The first step would be to put the cash flows in a standardized format. Once the Table of cash flows is prepared, we will then use the IRR function to determine the IRR with the assumption of a 10% discount rate as shown below.

The initial investment is negative since it is considered as an outgoing payment. The values after that are the cash inflows that are expected for up to 5 years of operation. By applying the formula as shown in the illustration above, calculating the IRR became easier. Though this isn’t actually perfect since it is not designed to calculate compounded growth rate cash flows, you can still calculate the IRR as described in the next scenario example.

Scenario 2: Assuming the initial investment is $50 000 with expected varied cash flows $15 000, $17 000, $18 000, $10 000, and $10 000 for each corresponding year.

Following the format of scenario one, you will first need to format your cash flows into a table in Excel and then apply the IRR formula for a compounded annual growth rate or also known as the CAGR.

CAGR = ( End Value / Start Value ) ^ ( 1 / Periods ) – 1


End Value – Last cash inflow
Start Value – First positive cash inflow
Periods – Number of Years

Here is how it looks like in Excel:

As you noticed, both scenarios returned with an IRR value of less than 10%. This means that the investment or project is not feasible or attractive. It is important that before deciding on investing, you must determine if the resulting IRR is greater than the expected 10% which is the normal rate for a feasible investment.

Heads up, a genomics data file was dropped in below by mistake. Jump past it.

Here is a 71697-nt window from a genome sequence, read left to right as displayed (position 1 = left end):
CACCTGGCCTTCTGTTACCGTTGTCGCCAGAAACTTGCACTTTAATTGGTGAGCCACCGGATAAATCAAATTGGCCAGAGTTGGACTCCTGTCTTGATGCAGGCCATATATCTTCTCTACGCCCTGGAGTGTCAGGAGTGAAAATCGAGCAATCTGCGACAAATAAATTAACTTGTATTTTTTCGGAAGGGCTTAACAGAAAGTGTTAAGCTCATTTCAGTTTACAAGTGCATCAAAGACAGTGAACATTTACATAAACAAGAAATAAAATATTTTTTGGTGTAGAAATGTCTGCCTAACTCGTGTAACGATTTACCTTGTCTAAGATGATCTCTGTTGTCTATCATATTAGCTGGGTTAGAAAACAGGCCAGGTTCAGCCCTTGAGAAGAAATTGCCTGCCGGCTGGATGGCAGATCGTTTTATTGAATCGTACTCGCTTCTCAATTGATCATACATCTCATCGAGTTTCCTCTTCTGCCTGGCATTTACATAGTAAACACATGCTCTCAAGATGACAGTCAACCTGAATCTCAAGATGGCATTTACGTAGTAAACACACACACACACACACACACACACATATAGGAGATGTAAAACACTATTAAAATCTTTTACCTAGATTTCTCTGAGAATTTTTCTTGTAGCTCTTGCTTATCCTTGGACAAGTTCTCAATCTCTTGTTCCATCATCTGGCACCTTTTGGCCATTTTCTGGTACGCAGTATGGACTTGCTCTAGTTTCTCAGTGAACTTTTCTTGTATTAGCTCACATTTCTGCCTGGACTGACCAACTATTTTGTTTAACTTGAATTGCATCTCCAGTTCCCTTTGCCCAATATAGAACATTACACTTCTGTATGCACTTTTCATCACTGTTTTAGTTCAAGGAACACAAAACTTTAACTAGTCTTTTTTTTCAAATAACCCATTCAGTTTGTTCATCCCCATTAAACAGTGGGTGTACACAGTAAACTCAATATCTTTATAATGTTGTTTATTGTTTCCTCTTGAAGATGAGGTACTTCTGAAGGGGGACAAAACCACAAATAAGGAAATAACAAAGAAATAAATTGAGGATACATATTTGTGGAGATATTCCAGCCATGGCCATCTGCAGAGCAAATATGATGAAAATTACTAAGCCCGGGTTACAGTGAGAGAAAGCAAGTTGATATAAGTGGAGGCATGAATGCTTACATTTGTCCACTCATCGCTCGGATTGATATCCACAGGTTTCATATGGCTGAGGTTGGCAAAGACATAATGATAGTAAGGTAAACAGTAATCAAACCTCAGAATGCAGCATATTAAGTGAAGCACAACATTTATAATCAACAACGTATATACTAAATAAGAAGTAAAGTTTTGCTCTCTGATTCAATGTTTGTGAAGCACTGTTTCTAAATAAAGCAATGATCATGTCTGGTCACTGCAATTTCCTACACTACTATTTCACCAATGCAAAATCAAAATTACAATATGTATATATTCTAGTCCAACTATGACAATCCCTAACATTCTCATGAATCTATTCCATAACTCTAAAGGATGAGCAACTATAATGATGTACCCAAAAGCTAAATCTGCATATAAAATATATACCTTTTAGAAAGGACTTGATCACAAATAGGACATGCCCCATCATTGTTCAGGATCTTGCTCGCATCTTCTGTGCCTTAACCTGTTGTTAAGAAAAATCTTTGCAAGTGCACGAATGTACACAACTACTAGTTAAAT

Now, see another example if we apply this to a financial model to conduct an IRR Analysis but this time with a project that is feasible and attractive to investors. Refer to the screenshot below which shows an overview of an IRR Analysis.

As shown in the example above, the IRR is equal to 27.3% and as you recall, the IRR is the discount rate used to turn the NPV equal to zero. It is important to take note that we only arrived with a resulting discount rate of 27.3% by going through iterative trial and error until the value of NPV equals zero. This can be also derived by using the goal seek function in Excel or applying the IRR formula and apply it to the range of projected Free Cash Flows to Firm to determine the discount rate.

What is the Significance of Calculating the IRR and its Uses

The IRR is one of the most used profitability measures since it is easy to understand and easy to compare to the required return. Many companies tend to take on various projects to either increase revenues or cut down costs and with the help of calculating the IRR, they will be able to determine which projects they should invest in and which projects’ budgets will be deducted. Thus, the IRR became a metric mostly used for capital budgeting.